Regarding Unstructured Sports
Unstructured sports, or pick-up games as we use to call them when I was a kid, are great for building organization, cooperation and leadership according to recent research1. We just picked teams and played, but in the process, we called balls and strikes, who was safe or not, who carried or made a foul on the court, touchdowns, pass interference and clipping, all pretty much by consensus. There was a lot of negotiating and if they wanted to, everybody played regardless of age or sex. This kind of interaction is lacking in the world of today’s youth.
It worked most of the time. When it didn’t work by consensus or when the older kids couldn’t settle an argument over a controversial call, it rarely–but only rarely–ended up in a fight. Nobody was actually hurt aside from a bloody nose. We learned how to negotiate with our peers. We knew what we couldn’t get away with on the field. It worked and they were some of the best days of my life. We would be out there, weather permitting, almost every day because it was fun. And as much fun as we were having, we were also engaging in the first real social contract of our lives. Allowing kids to navigate these social experiences and trusting them to negotiate with each other helps them physically, mentally and socially succeed.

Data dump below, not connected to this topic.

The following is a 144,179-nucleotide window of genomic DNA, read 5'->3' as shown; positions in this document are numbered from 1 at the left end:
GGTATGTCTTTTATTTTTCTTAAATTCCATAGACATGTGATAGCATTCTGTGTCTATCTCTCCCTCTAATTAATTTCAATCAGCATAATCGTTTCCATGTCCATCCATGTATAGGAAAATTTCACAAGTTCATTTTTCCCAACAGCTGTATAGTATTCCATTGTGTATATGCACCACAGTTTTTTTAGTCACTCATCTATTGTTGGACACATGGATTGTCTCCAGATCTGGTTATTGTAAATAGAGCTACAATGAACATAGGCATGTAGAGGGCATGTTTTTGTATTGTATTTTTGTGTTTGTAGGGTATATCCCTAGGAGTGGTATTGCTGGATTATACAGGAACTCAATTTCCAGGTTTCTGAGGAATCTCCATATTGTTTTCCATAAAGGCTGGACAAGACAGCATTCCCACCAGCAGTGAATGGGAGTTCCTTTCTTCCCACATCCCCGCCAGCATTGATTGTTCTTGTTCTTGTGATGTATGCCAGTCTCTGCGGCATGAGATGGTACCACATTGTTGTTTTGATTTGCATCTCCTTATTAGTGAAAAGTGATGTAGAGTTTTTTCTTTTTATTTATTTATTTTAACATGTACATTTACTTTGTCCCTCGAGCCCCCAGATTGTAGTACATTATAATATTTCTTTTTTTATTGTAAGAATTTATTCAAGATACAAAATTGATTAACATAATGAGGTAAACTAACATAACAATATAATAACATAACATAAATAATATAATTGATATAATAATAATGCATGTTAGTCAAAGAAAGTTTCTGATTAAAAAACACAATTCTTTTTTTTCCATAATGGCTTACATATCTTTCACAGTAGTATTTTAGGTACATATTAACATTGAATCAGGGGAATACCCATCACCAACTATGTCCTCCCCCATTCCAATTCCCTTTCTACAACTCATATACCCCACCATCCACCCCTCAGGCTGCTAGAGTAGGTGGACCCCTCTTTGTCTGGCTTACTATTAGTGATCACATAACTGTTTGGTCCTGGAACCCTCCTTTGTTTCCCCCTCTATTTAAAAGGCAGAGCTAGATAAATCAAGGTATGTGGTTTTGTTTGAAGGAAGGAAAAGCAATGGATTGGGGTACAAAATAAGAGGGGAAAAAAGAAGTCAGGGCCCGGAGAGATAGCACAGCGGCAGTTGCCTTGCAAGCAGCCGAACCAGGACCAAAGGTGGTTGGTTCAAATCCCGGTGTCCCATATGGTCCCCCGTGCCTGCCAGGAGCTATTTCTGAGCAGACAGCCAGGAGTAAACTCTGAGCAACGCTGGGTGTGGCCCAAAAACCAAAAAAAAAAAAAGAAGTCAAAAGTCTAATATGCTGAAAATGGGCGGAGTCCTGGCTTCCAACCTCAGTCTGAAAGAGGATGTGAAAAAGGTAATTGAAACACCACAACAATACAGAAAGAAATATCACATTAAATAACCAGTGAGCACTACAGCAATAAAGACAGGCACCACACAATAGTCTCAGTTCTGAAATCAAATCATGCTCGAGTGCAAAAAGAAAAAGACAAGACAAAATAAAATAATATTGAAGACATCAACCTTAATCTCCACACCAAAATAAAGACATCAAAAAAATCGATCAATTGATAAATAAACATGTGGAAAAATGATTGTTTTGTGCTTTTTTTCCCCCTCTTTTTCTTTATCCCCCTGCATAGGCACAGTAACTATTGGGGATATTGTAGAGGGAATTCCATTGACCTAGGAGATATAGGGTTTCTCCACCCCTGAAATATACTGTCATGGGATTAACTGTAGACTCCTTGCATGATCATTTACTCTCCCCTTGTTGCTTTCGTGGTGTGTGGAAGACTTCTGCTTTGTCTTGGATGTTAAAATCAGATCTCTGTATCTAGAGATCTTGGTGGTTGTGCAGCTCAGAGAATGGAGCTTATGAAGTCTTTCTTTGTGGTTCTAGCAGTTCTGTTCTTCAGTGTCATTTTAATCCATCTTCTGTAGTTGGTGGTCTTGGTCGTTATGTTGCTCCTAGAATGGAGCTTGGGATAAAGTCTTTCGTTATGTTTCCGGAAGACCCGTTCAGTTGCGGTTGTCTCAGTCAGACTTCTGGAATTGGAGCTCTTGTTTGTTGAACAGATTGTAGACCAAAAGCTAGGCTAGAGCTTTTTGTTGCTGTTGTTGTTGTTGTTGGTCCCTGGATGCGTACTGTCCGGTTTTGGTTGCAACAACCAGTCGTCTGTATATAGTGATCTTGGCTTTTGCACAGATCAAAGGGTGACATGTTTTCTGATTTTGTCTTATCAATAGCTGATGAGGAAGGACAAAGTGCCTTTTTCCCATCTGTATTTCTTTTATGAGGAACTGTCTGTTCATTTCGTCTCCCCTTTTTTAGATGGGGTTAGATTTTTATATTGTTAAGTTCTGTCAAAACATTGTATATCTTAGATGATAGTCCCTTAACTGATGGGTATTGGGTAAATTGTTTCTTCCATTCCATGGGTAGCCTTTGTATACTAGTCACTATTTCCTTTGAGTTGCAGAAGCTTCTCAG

When I mentioned this at the discussion about bringing new life to the Recreation Center, I never had a chance to respond to Sandy Cuny, who I respect and admire for her civic dedication. I wanted to say that the audience that might be attracted to this type of unstructured play would most likely be teens and young adults up into their thirties in the evenings. Young children unaccompanied by an adult or sibling would be allowed to participate in the evenings but might be better suited to a supervised session after school until about 6. This was the way it was when I first moved here in 1980 and it seemed to work well. Can it be resurrected? Now more than ever, we need a safe place for our kids of all ages to interact with each other in positive ways. Parents don’t feel as good about letting their children roam freely as long as they’re home on time for dinner, which is precisely why we need to dedicate this space to the people who have the best opportunities ahead of them: our kids. Let’s help them make themselves the people we know they can be.
My regards to Coach Phil Alfonso for organizing the session and all the parents concerned enough to attend.